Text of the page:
WEST PALM BEACH, Fla. - The U.S. Supreme Court, perhaps weary - or wary - from its traumatic role in deciding the presidential election, has refused to hear a challenge to the vice presidential election.
On Jan. 5, the high court quietly denied a petition to hear arguments on whether Dick Cheney was legally an inhabitant of Wyoming on Election Day, as he claimed, even though he lived and worked in Dallas.
The denial was the end of the road for a constitutional issue raised by a Boca Raton, Fla., lawyer and pushed through the federal court system by attorneys for three Texas voters.
They argued that Bush and Cheney couldn't accept the 32 electoral votes from Texas because the 12th Amendment forbids electors from casting Electoral College votes for both presidential and vice presidential candidates from their own state - an early 1800s power-grab preventative.
"That [the Supreme Court refusal] was no surprise," said Lawrence Caplan, the Boca Raton corporate and tax lawyer who filed the suit originally in Miami. "The decision was made at the trial court level."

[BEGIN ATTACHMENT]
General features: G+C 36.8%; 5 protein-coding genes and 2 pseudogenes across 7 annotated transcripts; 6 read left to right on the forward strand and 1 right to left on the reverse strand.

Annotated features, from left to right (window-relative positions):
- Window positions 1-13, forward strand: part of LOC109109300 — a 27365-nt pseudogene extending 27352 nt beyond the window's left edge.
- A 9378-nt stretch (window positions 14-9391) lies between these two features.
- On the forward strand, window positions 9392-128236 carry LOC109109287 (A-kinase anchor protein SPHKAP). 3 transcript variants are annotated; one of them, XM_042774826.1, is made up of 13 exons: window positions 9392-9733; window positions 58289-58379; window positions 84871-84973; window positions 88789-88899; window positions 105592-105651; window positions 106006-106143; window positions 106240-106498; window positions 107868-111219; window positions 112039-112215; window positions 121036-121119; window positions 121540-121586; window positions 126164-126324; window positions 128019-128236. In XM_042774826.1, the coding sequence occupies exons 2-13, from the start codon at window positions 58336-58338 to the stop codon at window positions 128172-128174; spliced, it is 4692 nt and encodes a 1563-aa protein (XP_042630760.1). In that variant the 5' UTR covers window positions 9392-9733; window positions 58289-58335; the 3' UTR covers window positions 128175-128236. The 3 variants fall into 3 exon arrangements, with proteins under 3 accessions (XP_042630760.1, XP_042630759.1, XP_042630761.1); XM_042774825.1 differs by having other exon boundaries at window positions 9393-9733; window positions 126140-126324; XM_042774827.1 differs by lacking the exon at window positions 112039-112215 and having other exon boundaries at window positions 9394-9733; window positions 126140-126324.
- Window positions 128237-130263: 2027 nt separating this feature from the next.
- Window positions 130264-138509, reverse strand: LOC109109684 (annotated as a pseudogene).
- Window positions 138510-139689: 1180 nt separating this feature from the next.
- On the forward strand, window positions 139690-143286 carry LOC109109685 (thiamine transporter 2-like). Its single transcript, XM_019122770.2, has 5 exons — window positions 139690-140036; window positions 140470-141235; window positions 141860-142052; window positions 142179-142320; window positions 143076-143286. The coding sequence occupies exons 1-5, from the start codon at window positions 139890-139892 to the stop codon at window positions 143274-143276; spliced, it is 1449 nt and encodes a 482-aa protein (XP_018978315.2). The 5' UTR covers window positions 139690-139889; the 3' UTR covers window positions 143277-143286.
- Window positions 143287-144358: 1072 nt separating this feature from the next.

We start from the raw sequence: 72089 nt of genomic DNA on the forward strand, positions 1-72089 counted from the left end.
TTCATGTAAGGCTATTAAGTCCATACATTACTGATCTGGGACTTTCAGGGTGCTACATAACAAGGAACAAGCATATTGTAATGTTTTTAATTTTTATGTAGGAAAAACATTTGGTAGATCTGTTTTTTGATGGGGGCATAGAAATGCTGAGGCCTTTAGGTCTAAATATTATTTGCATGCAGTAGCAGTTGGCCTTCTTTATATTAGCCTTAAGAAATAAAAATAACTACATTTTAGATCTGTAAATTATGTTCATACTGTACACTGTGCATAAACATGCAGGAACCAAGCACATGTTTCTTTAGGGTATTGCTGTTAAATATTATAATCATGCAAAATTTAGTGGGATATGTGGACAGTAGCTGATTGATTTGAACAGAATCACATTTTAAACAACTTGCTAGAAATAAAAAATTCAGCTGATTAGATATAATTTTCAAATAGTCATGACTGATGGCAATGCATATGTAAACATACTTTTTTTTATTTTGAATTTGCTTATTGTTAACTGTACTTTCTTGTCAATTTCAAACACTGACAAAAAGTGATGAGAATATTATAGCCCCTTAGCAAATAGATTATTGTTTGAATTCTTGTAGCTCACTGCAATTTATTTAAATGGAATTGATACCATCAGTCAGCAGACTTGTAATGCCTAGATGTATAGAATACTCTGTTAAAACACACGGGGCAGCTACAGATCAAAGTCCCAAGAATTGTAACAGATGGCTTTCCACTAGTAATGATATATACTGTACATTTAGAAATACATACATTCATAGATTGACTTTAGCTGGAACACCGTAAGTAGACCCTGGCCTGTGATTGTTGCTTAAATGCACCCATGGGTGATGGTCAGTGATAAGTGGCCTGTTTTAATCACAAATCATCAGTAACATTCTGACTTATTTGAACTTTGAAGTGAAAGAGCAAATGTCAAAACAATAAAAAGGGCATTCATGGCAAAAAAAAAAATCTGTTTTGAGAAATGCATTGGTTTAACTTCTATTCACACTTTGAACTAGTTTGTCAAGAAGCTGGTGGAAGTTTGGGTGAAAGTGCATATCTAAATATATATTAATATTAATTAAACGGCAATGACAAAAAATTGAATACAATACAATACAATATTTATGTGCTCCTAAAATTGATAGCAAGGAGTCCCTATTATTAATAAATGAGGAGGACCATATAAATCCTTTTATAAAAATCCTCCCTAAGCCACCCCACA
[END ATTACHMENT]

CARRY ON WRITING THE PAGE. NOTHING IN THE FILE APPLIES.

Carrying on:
A conservative Republican judge in Dallas rejected the plaintiffs' arguments, as did a three-member panel of judges - two chosen by former President George Bush and one by former President Ronald Reagan - on the 5th U.S. Circuit Court of Appeals in New Orleans.
"We were absolutely right on the law," said Fort Worth lawyer William Berenson, who filed the suit in Texas after a Florida federal judge denied jurisdiction.
Cheney tried to avoid the 12th Amendment issue by moving his voter registration and driver license from Texas to Wyoming in July, just before Bush announced him as his running mate. Cheney once represented Wyoming in Congress and still owned a house in Jackson, Wyo., as well as in McLean, Va.
He moved to Texas in the early 1990s to head the Halliburton Co. oil conglomerate.
The 12th Amendment inhabitance clause had never been raised in a presidential election, and lawyers involved in the challenge say the Electoral College provision may be unenforceable now.
"If you can change the state of your inhabitance within 3 1/2 months, what's the use?" said James A. Jones of Dallas. "Everybody looked at this with a wink and a nod."